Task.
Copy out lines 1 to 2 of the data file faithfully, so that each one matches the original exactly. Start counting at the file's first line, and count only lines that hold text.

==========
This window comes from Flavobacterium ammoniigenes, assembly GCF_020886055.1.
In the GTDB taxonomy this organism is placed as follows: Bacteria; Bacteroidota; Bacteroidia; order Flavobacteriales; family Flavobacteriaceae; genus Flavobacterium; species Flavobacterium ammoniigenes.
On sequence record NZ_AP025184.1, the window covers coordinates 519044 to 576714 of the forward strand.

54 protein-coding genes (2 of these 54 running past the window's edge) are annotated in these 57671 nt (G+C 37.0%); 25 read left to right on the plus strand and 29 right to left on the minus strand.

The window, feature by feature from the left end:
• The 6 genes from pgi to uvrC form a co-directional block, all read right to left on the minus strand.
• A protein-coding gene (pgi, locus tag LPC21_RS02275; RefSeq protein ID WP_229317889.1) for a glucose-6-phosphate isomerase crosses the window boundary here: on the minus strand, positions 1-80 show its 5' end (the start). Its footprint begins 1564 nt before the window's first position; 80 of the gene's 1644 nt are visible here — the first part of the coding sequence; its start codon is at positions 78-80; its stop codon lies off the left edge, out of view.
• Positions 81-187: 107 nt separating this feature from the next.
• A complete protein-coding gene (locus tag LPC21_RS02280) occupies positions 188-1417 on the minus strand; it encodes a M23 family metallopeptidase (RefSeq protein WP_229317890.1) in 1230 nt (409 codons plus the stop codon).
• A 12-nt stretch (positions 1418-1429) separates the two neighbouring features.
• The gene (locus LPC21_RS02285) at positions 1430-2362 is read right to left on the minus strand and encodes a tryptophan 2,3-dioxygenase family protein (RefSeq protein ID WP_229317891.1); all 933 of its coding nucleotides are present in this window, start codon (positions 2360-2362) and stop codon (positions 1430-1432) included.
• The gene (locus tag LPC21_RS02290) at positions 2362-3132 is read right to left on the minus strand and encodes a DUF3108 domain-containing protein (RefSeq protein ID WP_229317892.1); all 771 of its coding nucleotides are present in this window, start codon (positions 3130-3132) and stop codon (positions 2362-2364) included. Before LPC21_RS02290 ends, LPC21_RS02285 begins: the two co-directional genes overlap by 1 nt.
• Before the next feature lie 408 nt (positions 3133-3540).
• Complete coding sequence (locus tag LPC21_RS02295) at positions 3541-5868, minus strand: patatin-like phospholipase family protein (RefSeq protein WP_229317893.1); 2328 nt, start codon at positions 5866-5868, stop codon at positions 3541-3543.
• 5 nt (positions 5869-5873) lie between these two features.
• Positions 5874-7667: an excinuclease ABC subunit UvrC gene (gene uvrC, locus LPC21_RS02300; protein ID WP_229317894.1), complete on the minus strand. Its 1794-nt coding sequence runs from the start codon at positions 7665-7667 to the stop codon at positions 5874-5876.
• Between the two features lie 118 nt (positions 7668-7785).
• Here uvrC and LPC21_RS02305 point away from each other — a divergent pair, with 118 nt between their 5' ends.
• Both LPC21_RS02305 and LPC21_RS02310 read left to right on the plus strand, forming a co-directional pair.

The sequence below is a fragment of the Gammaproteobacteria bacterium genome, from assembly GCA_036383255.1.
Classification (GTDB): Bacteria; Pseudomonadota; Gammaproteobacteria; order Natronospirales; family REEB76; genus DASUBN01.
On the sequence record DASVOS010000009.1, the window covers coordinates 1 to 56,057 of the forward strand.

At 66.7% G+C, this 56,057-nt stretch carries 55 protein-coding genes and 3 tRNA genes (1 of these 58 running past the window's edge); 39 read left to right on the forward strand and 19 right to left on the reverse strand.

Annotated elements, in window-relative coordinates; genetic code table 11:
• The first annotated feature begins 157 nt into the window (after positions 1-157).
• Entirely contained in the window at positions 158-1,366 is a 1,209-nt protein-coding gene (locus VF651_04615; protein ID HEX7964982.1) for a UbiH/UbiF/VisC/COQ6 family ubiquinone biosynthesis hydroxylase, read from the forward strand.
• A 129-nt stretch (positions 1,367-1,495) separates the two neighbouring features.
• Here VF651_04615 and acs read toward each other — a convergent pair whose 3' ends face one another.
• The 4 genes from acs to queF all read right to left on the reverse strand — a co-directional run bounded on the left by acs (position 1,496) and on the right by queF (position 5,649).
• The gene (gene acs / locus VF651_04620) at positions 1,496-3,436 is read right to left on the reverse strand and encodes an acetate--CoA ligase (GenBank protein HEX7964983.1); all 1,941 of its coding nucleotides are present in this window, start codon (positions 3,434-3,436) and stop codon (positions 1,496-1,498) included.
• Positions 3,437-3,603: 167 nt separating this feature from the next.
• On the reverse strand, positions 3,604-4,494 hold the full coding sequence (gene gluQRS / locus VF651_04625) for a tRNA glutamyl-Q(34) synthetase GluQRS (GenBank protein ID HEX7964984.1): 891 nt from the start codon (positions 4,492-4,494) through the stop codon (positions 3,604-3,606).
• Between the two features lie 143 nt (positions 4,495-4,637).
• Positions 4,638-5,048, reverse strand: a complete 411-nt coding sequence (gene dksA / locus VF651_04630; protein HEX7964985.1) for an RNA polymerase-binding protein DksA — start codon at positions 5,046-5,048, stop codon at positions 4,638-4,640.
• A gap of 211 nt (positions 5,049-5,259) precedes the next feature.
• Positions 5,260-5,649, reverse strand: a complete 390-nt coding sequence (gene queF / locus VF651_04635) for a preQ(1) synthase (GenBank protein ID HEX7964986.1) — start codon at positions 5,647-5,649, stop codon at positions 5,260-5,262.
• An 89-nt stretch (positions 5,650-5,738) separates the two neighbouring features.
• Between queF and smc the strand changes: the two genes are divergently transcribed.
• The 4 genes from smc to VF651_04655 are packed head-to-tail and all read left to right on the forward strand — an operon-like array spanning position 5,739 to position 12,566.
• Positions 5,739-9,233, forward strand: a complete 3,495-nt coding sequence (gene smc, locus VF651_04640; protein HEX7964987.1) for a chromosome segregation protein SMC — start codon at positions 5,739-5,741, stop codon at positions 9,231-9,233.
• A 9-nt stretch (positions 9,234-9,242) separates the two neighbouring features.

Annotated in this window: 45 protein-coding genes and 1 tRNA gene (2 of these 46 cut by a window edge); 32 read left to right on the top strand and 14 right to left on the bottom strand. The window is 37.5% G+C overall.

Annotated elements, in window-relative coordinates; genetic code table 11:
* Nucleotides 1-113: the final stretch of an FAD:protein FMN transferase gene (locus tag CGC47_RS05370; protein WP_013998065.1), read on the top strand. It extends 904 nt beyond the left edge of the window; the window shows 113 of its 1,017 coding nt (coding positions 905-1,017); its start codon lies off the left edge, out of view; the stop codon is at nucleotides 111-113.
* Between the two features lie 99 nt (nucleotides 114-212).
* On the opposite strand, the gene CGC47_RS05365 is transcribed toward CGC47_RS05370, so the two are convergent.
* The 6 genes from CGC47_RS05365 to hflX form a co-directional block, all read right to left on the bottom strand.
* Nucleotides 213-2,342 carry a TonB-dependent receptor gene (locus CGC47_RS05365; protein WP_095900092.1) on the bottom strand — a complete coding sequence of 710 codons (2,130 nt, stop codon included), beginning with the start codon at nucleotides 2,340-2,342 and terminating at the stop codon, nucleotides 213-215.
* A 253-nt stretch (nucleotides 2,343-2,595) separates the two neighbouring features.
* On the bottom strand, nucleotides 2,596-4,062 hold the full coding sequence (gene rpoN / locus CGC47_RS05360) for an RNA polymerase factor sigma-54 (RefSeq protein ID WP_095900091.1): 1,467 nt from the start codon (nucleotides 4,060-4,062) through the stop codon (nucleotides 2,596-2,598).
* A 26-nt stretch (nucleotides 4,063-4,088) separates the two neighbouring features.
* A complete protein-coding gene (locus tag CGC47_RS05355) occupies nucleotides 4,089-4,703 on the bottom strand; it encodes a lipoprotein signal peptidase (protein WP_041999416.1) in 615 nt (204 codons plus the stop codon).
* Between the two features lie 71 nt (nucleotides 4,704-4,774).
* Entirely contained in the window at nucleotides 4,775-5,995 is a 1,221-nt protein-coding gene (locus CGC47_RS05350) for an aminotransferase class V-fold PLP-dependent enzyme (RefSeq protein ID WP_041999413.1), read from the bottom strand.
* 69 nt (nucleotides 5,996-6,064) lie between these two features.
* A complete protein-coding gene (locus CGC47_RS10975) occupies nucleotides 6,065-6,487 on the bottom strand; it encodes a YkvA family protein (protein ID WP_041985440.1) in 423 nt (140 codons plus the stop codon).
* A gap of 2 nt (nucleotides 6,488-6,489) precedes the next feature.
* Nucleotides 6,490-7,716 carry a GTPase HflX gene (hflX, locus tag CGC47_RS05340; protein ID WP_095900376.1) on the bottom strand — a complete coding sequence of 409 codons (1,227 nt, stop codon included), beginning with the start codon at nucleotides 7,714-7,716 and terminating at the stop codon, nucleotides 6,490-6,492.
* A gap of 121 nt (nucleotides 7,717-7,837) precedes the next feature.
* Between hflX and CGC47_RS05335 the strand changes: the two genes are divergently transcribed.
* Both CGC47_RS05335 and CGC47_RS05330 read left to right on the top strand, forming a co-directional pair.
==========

This window comes from Flavobacterium ammoniigenes, assembly GCF_020886055.1.
In the GTDB taxonomy this organism is placed as follows: Bacteria; Bacteroidota; Bacteroidia; order Flavobacteriales; family Flavobacteriaceae; genus Flavobacterium; species Flavobacterium ammoniigenes.